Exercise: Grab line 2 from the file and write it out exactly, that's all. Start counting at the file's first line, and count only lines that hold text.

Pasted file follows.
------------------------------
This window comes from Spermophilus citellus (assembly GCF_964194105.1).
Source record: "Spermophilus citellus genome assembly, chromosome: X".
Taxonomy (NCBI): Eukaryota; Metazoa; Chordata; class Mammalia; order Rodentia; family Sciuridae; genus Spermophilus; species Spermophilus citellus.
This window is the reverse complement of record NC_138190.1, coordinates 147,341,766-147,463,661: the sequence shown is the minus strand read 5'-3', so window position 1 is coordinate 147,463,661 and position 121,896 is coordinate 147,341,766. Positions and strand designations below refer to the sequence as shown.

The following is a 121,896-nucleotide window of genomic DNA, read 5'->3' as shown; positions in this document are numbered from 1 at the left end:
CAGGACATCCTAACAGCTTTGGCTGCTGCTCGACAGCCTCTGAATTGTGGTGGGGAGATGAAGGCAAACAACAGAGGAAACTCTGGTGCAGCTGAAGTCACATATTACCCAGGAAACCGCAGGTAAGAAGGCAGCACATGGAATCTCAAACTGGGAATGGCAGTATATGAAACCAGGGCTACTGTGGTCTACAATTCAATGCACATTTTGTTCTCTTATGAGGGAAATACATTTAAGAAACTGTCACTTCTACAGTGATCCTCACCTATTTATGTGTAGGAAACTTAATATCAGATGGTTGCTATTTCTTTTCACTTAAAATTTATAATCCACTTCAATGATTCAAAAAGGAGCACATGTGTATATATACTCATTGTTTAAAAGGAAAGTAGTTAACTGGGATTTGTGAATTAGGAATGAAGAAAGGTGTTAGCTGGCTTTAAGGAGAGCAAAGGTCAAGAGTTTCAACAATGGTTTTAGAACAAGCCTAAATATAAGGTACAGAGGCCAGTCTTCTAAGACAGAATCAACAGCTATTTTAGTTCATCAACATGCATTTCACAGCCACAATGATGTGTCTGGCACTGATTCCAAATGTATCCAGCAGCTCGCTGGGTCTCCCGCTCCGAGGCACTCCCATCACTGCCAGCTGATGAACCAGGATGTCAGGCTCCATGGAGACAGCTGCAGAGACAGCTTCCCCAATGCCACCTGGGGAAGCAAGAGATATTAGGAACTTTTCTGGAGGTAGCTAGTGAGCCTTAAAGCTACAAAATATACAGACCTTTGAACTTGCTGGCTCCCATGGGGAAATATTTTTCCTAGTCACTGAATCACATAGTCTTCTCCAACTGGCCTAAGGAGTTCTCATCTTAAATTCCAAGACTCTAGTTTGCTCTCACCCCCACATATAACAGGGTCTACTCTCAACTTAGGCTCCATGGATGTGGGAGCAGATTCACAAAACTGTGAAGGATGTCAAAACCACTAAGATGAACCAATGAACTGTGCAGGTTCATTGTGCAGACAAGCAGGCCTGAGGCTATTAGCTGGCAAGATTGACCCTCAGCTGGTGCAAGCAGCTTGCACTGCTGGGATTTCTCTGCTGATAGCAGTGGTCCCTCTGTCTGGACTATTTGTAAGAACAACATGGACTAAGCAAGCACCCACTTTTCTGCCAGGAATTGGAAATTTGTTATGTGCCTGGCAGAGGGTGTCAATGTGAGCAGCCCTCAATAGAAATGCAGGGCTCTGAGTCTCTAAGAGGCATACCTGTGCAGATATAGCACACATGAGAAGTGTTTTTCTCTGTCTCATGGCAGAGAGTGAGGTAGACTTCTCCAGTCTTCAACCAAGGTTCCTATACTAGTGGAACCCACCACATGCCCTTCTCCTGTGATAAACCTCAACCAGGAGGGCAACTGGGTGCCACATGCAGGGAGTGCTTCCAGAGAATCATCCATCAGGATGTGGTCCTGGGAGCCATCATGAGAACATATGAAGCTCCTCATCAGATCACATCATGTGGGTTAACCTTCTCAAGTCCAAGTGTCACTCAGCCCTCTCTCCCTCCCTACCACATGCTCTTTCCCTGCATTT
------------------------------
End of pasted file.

Source record: "Spermophilus citellus genome assembly, chromosome: X".